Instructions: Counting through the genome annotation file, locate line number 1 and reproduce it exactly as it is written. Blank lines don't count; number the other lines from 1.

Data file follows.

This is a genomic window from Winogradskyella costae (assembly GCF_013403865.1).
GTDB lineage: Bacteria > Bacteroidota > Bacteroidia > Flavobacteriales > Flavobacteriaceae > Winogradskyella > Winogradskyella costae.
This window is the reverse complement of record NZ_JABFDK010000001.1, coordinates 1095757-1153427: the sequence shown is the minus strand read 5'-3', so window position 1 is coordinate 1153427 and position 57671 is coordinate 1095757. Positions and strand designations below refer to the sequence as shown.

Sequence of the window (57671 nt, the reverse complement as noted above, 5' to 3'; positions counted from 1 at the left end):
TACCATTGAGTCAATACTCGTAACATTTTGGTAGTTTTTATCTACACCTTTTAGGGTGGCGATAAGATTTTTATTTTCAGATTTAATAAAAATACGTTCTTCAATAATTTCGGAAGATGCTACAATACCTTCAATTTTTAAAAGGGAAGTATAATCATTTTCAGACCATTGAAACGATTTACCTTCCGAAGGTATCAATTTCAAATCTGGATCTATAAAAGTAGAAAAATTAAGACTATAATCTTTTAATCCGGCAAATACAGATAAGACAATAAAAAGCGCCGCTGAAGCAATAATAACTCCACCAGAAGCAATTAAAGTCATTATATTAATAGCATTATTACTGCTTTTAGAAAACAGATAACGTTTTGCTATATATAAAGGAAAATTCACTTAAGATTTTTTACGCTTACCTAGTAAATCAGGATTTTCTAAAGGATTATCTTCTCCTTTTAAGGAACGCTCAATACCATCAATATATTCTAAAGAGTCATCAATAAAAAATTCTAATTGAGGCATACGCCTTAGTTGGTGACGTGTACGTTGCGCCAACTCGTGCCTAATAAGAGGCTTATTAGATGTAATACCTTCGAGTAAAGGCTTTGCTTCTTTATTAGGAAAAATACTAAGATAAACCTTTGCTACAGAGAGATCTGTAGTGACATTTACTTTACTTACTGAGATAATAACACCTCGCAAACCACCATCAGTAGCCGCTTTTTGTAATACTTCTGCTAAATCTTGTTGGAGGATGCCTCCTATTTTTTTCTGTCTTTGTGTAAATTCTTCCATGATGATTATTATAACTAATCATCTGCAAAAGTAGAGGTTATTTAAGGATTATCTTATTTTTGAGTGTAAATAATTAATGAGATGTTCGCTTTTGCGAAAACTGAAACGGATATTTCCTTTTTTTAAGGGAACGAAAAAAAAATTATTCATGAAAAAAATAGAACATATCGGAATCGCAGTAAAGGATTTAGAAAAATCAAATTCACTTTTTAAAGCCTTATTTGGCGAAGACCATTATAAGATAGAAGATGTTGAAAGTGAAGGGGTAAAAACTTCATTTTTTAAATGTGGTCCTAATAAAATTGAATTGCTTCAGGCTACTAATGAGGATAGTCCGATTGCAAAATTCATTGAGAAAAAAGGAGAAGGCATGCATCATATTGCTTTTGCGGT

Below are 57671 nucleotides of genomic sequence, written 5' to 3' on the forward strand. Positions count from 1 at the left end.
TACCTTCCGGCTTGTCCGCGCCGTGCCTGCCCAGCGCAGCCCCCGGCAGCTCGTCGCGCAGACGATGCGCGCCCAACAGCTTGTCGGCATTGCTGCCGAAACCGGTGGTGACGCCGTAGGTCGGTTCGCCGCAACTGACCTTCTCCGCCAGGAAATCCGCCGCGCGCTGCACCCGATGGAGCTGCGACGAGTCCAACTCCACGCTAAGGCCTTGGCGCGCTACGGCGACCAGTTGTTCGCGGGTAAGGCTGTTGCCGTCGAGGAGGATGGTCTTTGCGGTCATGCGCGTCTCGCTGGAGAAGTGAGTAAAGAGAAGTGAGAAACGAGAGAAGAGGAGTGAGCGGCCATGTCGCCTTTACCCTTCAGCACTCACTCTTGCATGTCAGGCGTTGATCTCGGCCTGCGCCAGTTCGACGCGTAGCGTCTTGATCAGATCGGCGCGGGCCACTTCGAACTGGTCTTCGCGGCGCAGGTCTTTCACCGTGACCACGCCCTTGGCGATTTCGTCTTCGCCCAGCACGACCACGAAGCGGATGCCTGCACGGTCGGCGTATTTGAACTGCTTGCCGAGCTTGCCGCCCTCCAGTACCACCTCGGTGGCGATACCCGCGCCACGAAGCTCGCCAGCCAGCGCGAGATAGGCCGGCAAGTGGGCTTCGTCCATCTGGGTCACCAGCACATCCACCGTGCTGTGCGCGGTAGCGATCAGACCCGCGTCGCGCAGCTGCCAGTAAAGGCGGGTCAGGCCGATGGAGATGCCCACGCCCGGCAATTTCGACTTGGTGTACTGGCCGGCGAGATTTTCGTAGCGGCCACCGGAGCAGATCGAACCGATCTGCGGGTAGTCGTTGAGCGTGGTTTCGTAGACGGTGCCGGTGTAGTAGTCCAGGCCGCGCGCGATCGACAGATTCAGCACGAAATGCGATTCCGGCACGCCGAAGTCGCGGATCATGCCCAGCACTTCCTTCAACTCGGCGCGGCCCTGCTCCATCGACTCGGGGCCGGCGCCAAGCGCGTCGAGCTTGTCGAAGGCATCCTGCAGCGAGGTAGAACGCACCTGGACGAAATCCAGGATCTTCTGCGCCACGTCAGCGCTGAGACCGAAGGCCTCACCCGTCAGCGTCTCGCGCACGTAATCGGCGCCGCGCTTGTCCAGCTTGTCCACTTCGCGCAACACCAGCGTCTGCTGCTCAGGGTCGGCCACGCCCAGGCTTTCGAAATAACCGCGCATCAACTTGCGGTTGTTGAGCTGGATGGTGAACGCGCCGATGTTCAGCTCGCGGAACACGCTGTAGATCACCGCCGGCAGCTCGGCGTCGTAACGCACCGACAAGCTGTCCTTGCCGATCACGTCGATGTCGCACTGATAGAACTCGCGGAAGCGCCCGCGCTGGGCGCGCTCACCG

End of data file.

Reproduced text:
This is a genomic window from Winogradskyella costae (assembly GCF_013403865.1).